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Old 06-29-2018, 11:18 AM
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It was an intensive class.

2am to 5am
Apparently. It seemed like a long blow slot.
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Old 06-29-2018, 11:50 AM
Kenny Pieper Kenny Pieper is offline
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Quote:
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The only reasonably comfortable blow time at Penland was from 2am to 5pm.
I suppose one acclimates.
Yea thats a hot studio now.
A lot of us have good ventalation
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Old 06-30-2018, 09:51 AM
Dan Vanantwerp Dan Vanantwerp is offline
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Hi Peter, That's a nice system for predicting color density based on thickness. I didn't quite get how the wedge relates to % oxide. Could you explain that a bit more?
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Old 07-21-2018, 09:13 AM
Rich Arentzen Rich Arentzen is offline
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Melting white

I can no longer take picking up bars of white littered with bubbles. Since we are surrounded by restaurants etc, I am also not too keen on melting white batch. I have been thinking of either finding a white cullet source or melting commercial frit in small batches. The Skutt kiln may be appropriate for that use. Anyone doing this? Any other ideas, including melting our own dense white in a very safe manner?
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Old 07-21-2018, 09:26 AM
Eben Horton Eben Horton is offline
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Quote:
Originally Posted by Rich Arentzen View Post
I can no longer take picking up bars of white littered with bubbles. Since we are surrounded by restaurants etc, I am also not too keen on melting white batch. I have been thinking of either finding a white cullet source or melting commercial frit in small batches. The Skutt kiln may be appropriate for that use. Anyone doing this? Any other ideas, including melting our own dense white in a very safe manner?
I used to work for someone who had a color furnace that was 5 12 square high alumina bricks fitted together to make a mini Day tank. His burner was similar to my pipe warmer burner with a small squirrel cage blower to supply air. He would order 100 kilos of enamel white at a time and every morning break about 6 bars into 5 inch lengths and just toss them in....
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Old 07-21-2018, 10:01 AM
Rich Arentzen Rich Arentzen is offline
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With good results?
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Old 07-21-2018, 11:42 AM
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keep in mind that it outgasses lead arsenate, quite toxic. Also keep in mind that it needs to be really pretty cold.
Ed Skeels used to have just a simple porcelain coffee cup in his gloryhole and he put the color bar in the color box and about every half hour, he took out a chunk and carefully dropped it in the coffee cup. He said it worked very well but you had the learn to balance out supply and demand.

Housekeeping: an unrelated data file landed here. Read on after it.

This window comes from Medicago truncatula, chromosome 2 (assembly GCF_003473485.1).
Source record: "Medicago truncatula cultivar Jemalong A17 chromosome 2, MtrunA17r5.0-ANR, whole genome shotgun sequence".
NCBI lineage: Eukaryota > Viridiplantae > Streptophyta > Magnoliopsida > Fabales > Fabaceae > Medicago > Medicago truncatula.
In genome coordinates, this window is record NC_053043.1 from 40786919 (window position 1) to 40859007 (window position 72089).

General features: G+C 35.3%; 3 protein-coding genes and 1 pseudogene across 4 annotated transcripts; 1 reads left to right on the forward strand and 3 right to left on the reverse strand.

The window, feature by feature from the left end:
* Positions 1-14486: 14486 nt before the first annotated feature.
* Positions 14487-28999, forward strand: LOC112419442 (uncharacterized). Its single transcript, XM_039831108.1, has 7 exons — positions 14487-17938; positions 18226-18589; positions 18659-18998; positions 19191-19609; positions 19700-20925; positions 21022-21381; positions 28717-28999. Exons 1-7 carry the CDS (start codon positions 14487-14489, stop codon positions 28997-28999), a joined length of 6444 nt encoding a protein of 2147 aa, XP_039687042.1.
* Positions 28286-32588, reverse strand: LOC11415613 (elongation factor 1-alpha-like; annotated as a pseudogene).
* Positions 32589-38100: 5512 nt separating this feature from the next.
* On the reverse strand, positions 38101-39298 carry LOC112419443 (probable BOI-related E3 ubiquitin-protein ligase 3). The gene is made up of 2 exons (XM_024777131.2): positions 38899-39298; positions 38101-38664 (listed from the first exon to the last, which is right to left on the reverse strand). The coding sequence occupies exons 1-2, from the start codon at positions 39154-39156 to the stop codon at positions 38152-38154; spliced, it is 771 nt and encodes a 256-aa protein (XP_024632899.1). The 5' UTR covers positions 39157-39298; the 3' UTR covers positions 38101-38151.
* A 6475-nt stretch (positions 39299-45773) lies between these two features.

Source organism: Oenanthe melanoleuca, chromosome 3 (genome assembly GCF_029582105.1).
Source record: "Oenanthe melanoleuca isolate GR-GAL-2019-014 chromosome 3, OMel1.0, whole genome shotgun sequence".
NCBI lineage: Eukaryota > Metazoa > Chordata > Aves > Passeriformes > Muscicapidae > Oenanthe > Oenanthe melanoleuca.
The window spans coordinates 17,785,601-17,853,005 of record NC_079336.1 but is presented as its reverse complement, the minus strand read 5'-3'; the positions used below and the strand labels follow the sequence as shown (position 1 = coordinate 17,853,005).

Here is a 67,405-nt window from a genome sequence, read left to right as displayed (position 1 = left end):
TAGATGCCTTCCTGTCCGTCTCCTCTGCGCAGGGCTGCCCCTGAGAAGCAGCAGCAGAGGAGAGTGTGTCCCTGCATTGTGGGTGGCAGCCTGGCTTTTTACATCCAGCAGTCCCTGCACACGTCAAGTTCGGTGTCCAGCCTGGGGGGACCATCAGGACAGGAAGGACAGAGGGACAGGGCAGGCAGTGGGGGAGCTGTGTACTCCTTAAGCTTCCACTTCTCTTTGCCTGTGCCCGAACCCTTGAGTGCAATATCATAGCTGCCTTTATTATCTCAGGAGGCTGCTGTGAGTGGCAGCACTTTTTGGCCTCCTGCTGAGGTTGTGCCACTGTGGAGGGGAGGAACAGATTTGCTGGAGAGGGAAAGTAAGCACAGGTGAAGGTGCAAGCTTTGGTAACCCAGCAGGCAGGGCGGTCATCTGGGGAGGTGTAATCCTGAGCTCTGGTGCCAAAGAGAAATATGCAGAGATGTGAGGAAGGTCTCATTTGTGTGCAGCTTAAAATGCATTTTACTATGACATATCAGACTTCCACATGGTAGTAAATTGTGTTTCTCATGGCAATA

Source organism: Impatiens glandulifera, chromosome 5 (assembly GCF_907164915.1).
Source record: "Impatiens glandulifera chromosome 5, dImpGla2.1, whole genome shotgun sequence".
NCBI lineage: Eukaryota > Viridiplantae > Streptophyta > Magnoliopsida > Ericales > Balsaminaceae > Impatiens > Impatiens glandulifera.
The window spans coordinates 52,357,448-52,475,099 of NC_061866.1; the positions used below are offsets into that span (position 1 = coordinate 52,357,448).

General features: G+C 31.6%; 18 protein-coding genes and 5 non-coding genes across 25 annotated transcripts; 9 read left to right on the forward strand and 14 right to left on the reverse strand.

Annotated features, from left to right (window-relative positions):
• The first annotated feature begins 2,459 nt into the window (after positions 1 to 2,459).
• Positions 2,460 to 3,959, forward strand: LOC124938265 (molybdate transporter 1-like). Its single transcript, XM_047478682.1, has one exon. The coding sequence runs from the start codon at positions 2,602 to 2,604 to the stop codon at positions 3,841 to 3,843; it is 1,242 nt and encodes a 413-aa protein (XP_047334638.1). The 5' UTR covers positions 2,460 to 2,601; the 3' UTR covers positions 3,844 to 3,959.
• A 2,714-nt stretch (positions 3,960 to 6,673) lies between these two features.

I would of course ask you which company white is giving you so much crap? If the rod has bubbles, you will simply move the bubbles from one place to another. You won't like what frit does at all.
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Old 07-21-2018, 12:23 PM
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It's probably a moot point at this time since System 96 (or whatever it's called now) is scarce, but the opalines are really touchy. Remelting that cullet causes serious shifts in compatibility. It's also not very dense.

Some questions. What are your applications for this? How dense does it need to be? Most importantly, how are you prepping your bar for pickup?

There are some bars that are easy to introduce bubbles during the heat up. Are there bubbles in the bar/rod when you get it from the supplier?
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Old 07-21-2018, 12:46 PM
Eben Horton Eben Horton is offline
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With good results?
Very good results. Just know that more often than not bubbles in color(especially overlays) is a result of the gaffer and not the color maker. Overlaying over a cold post guarantees bubbles.
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Old 07-21-2018, 01:50 PM
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Which white are you getting bubbles in?
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Old 07-21-2018, 02:13 PM
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Which white are you getting bubbles in?
*******
drum roll as tension builds...
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Old 07-21-2018, 03:02 PM
Jordan Kube Jordan Kube is offline
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Well where I'm going with that is if it's gaffer you may need to up your pickup temperature quite a bit. Every pick up oven is different but as an example, most colors we can pick up between 1020 and 1030. We'll run gaffer opaques up as much as 50 degrees higher.
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Old 07-21-2018, 03:45 PM
Eben Horton Eben Horton is offline
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Quote:
Originally Posted by Jordan Kube View Post
Well where I'm going with that is if it's gaffer you may need to up your pickup temperature quite a bit. Every pick up oven is different but as an example, most colors we can pick up between 1020 and 1030. We'll run gaffer opaques up as much as 50 degrees higher.
I do the same.